Date of Award


Document Type

Doctoral Research Project

Degree Name

Doctor of Psychology (PsyD)



First Advisor

Scott A. Gustafson

Second Advisor

Richard Elmore

Third Advisor

Kimberly N. Sloman

Fourth Advisor

Robert A. Taylor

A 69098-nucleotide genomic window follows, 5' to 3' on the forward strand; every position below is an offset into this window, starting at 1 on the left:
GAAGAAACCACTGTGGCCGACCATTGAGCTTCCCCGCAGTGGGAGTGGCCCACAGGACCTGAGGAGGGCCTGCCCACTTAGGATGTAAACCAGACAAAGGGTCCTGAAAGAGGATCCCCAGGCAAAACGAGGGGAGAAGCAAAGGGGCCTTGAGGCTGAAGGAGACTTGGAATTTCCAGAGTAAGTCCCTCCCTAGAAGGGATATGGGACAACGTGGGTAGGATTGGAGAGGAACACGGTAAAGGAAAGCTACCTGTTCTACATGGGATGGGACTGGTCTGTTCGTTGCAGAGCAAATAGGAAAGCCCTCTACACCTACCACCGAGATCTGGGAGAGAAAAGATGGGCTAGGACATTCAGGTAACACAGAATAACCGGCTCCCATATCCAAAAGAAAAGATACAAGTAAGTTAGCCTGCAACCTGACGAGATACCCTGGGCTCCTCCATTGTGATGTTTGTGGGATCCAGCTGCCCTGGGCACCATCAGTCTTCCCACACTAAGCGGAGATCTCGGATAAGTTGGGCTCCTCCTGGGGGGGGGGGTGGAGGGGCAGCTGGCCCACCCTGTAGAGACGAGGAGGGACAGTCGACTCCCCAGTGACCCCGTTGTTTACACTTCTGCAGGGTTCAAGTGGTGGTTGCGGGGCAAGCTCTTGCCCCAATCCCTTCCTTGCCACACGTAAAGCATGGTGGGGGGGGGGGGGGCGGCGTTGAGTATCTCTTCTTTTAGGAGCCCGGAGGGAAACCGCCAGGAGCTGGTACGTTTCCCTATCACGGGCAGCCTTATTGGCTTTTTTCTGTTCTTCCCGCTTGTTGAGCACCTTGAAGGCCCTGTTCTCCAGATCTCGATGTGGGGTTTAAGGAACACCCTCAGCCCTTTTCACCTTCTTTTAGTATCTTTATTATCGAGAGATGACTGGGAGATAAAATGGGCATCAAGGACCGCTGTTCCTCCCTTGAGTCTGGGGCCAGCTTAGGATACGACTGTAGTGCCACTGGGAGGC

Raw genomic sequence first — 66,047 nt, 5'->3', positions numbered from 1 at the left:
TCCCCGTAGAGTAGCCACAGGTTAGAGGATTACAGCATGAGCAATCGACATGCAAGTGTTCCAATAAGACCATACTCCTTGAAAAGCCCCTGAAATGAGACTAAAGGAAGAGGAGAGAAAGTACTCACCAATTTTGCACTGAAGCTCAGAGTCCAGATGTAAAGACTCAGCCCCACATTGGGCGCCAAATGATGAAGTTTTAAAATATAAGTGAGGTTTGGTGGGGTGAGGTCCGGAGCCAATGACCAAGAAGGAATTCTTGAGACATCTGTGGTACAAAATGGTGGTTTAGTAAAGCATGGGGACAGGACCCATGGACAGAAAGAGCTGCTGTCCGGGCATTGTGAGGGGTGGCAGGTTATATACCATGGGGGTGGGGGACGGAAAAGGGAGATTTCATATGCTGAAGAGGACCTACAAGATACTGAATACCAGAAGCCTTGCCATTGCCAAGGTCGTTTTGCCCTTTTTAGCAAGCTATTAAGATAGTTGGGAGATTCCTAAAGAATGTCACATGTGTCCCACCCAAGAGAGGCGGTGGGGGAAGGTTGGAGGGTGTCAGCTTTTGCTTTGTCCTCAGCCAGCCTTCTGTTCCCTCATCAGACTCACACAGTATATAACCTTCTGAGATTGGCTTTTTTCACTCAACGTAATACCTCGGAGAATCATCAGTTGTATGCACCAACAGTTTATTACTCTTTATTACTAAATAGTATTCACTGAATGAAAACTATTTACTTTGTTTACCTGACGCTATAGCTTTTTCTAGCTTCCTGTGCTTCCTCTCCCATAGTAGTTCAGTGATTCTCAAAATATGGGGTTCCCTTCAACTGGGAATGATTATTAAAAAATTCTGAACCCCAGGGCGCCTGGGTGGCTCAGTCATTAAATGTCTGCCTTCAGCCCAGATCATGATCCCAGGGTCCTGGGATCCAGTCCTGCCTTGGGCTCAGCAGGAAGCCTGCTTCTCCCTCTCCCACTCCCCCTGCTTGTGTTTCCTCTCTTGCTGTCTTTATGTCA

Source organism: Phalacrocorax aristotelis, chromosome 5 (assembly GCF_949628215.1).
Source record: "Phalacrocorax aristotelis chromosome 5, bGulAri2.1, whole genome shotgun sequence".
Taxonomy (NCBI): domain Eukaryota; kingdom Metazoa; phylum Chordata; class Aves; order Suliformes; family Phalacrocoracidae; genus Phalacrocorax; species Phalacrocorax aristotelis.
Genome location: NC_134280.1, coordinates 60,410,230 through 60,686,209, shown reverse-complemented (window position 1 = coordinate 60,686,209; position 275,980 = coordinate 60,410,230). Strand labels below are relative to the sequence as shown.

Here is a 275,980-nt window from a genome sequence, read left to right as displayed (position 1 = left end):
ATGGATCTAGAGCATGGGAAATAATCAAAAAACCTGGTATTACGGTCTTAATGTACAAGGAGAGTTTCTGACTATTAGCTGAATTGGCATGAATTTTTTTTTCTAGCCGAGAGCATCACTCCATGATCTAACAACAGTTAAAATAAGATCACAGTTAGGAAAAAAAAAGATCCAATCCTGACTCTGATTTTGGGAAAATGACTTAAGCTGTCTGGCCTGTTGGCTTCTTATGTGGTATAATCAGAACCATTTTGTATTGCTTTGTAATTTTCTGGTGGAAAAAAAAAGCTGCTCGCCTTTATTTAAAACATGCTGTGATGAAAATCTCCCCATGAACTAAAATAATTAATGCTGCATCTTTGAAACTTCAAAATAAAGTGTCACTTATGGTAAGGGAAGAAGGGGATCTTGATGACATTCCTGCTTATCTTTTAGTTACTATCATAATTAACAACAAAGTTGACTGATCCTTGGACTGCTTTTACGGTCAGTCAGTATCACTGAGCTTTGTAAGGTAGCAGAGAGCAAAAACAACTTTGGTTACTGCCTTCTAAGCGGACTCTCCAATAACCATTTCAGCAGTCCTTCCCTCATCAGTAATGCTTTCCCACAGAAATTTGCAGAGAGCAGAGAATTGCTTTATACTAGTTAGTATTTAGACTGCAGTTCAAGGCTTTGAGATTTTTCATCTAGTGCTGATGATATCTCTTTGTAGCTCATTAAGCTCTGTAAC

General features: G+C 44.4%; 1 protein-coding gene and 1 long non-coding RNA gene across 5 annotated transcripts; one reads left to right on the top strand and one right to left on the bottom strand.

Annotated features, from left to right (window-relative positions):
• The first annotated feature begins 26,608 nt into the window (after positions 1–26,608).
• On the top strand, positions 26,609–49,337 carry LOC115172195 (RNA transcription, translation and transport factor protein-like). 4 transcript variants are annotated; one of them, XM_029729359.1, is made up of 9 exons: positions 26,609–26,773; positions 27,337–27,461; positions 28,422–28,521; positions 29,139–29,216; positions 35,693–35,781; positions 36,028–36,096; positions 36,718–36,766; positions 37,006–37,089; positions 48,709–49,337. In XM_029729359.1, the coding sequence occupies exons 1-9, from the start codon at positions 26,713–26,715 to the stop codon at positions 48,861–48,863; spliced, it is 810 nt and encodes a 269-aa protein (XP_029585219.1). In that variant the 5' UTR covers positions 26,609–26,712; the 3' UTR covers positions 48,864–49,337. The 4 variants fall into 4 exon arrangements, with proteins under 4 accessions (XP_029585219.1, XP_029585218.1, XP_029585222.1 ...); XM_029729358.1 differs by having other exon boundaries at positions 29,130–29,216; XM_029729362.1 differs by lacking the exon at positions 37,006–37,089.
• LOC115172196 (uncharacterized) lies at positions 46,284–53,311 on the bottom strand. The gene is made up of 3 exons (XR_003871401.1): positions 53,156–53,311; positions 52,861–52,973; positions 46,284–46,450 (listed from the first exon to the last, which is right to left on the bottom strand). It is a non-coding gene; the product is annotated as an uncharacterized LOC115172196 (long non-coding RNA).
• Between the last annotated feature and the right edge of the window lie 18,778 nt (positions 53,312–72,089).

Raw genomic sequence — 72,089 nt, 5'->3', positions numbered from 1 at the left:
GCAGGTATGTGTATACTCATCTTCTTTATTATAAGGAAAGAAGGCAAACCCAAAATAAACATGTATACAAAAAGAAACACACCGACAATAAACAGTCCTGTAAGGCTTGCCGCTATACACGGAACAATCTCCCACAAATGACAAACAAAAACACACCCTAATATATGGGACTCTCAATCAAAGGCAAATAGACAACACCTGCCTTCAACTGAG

Objective: The present study examines the effectiveness of teletherapy services for individuals with varying levels of introversion. This study also investigates the comparability of teletherapy to in-person services provided by clinicians in training. Introduction: Virtual platforms, such as teletherapy, have exponentially increased in use by clinicians and community members due to the Covid 19 pandemic. The pandemic has illuminated surprising secondary benefits of teletherapy. Research has shown that teletherapy results in greater accessibility, feasibility, and acceptability of treatment. Teletherapy platforms can reach remote and rural communities, and better address financial and time barriers. Current research indicates that teletherapy services are comparable to face-to-face services in efficacy and effectiveness in treatment outcomes. Individuals with high levels of introversion tend to struggle with emotion regulation, have greater adjustment-related distress, encounter more psychological difficulties, and have poorer treatment outcomes. However, few studies have examined the relationship between pre-treatment factors (e.g., personality traits) and teletherapy services, on determining treatment outcomes. In clinical practice, personality testing is frequently used to inform treatment planning, clarify diagnostic impressions, and provide treatment prognosis. Method: Archival data obtained over two years from a community mental health training clinic from a total of 56 patients. The data was used to retrospectively gather study-relevant details in addition to demographic information. Participants were included in the study if they produced a valid MMPI personality assessment profile, completed the OQ-45.2 instrument at initial and final timepoints, received psychotherapy treatment either via teletherapy or in-person, attended three or more sessions, and were at least 18 years old. The present study consisted of N=54 participants. Results: Findings revealed introversion is not a significant predictor of treatment outcome. Treatment outcome scores are not significantly different between teletherapy and in-person treatment services. There are no interaction effect between introversion and treatment delivery modality on treatment outcome. Exploratory analyses showed a moderate positive correlation between introversion and initial OQ-45 scores. OQ-45 scores significantly improved from baseline to final timepoints. There was no significant difference between MMPI-2 and MMPI-3 INTR scores. Initial OQ-45 scores were not significantly different between pre- to post pandemic timepoints. Conclusion: The overall results of this study suggest varying levels of introversion and treatment delivery modality do not impact treatment outcome. However, higher INTR (introversion) scores were associated with higher initial distress levels. Teletherapy is as effective as in-person psychotherapy. There was a significant improvement in distress levels (as measured by the OQ-45) from pre- to post treatment.


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